Death In Istanbul

Yazar : Edhem Eldem
İsbn : 9759812525
Yayın Tarihi : 2005
Dil : İngilizce
Sayfa Sayısı : 299
Ölçü : 23 x 27,5 cm
Yayınevi : Ottoman Bank

The idea of an exhibition on death may not sound very pleasant. After all, it is only natural to experience some discomfort, displeasure, anxiety, even disgust in the face of a phenomenon that may summon painful memories and provoke fears about the future. Yet, there is no denying that death, once tamed as an abstract notion or concept, can become a powerful tool for social analysis. It can thus become a fascinating area of study, likely to reveal much about the culture, mentalities and social structure of a given society. This is what this exhibition and its catalogue hope to attain. Their objective is to try to pinpoint, through hopefully representative examples, the ways in which death has been perceived by the Muslim population of Ottoman Istanbul throughout five centuries of existence, and to understand the role it may have played in the life of the Imperial capital. Other than death itself, the title given to both the exhibition and the catalogue rests on three keywords: Ottoman, Islam, and Istanbul. Though each of these words represents a potential broadening of the subject, it should be noted that their combination imposes serious limitations. Indeed, their conjunction implies the exclusion of a number of periods and topics. This exhibition does not include developments prior to 1453 or later than 1922; it does not deal with Ottoman culture and society beyond the limits of the capital city; it excludes the non-Muslim communities that made up about half of its population. However, this should certainly not be taken to mean that I associate Ottoman culture with Islam or with Istanbul, or that I attribute no significance to what may have happened after the downfall of the Empire. These self-imposed limitations simply reflect a desire for some consistence in a field which, if left open, could easily disintegrate into pure chaos. They also stem from a fear of incompetence, as my past experience and research in the field would hardly allow me to go anywhere…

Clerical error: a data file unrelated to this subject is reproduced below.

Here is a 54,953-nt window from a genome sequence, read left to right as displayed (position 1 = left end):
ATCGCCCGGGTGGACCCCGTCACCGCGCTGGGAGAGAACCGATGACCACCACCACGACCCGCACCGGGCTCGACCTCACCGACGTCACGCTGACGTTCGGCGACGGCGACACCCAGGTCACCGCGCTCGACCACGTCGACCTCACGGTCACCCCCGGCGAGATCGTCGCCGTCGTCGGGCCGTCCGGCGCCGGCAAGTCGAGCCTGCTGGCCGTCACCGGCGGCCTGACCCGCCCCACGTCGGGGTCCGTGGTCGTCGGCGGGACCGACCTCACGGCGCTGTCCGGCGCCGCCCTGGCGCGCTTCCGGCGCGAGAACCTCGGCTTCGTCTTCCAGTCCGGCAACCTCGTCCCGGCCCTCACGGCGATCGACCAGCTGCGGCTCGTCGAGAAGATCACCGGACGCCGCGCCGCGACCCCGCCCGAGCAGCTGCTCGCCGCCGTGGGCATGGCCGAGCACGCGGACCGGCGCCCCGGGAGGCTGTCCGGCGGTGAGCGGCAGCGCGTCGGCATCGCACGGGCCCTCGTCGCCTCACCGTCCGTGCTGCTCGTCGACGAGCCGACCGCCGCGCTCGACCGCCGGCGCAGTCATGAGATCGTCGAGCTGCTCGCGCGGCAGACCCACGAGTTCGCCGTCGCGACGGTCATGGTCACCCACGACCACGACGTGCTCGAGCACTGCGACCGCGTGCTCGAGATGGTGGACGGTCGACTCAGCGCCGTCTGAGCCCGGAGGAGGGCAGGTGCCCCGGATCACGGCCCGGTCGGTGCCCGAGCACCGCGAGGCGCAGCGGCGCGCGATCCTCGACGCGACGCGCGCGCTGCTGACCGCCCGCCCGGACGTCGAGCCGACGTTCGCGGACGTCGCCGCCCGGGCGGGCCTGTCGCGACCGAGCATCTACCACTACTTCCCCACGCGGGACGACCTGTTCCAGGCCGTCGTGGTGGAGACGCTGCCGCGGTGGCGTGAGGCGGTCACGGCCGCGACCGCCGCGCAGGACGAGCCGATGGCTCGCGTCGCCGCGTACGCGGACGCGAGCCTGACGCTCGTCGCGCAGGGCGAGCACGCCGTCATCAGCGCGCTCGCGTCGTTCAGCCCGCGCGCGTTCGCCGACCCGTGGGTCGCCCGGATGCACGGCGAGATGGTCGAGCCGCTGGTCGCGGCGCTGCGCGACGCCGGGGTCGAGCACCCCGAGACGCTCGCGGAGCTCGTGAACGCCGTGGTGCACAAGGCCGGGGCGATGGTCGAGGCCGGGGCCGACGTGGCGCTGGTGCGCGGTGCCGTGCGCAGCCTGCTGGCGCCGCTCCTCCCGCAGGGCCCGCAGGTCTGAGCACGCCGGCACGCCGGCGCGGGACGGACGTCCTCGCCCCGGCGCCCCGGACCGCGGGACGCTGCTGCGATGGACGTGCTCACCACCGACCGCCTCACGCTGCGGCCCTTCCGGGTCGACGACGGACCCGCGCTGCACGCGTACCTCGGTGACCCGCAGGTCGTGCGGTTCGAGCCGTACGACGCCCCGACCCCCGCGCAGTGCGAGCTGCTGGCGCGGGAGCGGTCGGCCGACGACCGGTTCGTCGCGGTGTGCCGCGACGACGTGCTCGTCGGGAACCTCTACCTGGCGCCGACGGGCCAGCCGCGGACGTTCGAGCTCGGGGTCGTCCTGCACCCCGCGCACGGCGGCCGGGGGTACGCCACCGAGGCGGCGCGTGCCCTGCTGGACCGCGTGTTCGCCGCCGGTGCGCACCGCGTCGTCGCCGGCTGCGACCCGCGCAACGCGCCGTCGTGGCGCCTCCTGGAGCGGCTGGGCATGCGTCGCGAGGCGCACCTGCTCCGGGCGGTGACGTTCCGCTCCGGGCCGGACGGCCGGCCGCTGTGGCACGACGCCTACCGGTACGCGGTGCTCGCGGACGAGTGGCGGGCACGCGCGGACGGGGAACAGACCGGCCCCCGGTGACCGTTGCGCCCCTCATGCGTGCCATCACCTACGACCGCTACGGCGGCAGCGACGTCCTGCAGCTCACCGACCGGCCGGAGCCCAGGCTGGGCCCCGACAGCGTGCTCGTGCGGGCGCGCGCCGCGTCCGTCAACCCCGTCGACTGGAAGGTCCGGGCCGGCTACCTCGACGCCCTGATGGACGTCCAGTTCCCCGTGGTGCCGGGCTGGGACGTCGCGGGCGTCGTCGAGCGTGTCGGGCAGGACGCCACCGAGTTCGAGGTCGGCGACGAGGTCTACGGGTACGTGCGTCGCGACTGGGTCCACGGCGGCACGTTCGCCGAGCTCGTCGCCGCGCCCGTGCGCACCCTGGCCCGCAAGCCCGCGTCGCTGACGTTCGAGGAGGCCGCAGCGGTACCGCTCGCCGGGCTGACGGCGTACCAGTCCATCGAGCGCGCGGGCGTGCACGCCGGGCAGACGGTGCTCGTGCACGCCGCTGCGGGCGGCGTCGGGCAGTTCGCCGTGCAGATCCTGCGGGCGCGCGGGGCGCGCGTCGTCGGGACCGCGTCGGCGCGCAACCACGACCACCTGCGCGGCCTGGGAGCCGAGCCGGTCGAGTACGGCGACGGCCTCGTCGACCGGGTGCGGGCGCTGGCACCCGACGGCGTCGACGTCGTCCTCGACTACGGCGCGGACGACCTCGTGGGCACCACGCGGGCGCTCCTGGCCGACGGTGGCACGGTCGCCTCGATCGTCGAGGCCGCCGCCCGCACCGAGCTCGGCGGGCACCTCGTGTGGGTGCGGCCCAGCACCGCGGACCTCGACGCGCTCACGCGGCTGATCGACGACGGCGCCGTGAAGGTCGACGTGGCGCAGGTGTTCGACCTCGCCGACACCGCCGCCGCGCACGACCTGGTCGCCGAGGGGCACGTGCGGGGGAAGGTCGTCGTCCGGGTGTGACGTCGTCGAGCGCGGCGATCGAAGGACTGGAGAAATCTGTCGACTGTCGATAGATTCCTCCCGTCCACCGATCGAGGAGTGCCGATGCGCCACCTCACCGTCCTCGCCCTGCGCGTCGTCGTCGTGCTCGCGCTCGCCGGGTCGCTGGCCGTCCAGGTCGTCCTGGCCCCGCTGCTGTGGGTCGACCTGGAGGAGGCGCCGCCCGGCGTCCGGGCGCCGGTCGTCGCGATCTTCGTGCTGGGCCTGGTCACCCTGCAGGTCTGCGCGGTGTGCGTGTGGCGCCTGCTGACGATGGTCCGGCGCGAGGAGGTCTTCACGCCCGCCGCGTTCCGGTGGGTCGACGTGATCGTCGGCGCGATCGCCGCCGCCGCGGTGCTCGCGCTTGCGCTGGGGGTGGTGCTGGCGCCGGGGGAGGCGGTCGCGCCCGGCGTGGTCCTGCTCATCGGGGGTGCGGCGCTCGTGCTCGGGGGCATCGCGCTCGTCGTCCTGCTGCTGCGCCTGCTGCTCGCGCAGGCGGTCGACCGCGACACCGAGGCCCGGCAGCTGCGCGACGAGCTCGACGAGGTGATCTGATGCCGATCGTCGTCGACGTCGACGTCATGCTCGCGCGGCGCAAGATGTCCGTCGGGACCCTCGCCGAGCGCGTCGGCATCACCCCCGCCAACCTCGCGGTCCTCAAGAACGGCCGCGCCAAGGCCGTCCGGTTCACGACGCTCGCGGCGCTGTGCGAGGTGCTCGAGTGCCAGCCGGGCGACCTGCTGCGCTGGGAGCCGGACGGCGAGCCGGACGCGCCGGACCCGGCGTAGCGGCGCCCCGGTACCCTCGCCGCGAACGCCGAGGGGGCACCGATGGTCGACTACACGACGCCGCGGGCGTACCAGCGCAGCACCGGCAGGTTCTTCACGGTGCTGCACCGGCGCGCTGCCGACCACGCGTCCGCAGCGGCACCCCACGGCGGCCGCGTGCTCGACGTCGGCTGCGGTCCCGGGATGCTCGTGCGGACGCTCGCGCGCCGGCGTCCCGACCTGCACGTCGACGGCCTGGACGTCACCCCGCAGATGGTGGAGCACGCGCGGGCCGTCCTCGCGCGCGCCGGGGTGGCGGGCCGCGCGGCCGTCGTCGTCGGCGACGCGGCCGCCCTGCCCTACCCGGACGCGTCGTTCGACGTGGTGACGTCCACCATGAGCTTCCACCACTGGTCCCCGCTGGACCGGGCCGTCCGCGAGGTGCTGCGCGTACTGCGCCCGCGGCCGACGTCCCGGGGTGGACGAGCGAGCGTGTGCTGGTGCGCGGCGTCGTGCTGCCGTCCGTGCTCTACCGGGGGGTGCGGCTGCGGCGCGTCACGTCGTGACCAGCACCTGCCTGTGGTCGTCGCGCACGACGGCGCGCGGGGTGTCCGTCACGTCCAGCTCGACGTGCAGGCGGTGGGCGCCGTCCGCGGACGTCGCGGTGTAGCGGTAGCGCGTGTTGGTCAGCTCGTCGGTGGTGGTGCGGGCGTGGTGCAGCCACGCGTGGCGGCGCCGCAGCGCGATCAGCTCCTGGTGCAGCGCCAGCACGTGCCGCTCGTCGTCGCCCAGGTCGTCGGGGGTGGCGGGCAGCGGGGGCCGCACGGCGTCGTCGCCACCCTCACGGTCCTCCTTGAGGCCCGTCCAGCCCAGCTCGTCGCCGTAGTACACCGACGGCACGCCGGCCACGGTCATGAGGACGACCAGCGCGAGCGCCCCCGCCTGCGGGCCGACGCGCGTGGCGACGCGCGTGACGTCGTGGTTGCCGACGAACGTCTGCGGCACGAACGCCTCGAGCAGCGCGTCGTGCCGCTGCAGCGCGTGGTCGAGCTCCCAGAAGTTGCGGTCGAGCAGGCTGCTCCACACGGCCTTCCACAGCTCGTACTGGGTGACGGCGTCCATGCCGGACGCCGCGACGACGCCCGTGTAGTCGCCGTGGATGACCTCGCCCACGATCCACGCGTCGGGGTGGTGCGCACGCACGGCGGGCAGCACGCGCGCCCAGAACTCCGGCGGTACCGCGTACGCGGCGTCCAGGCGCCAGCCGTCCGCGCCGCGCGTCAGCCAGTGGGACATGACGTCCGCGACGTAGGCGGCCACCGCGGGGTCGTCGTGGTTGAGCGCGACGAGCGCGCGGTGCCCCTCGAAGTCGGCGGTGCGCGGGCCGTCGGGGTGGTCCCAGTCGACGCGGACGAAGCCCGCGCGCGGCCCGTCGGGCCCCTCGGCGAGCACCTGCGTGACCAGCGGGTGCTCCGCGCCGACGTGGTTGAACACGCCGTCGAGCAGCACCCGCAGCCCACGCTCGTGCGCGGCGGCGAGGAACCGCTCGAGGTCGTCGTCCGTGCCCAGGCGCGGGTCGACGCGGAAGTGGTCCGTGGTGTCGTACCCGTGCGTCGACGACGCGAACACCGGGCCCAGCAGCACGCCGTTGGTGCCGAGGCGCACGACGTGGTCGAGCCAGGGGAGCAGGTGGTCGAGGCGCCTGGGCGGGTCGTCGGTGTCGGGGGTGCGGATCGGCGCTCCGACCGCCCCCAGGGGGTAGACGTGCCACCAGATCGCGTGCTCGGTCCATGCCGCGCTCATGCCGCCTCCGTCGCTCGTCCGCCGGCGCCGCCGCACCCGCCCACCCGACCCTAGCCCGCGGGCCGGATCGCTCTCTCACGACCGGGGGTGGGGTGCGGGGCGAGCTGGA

******Edhem Eldem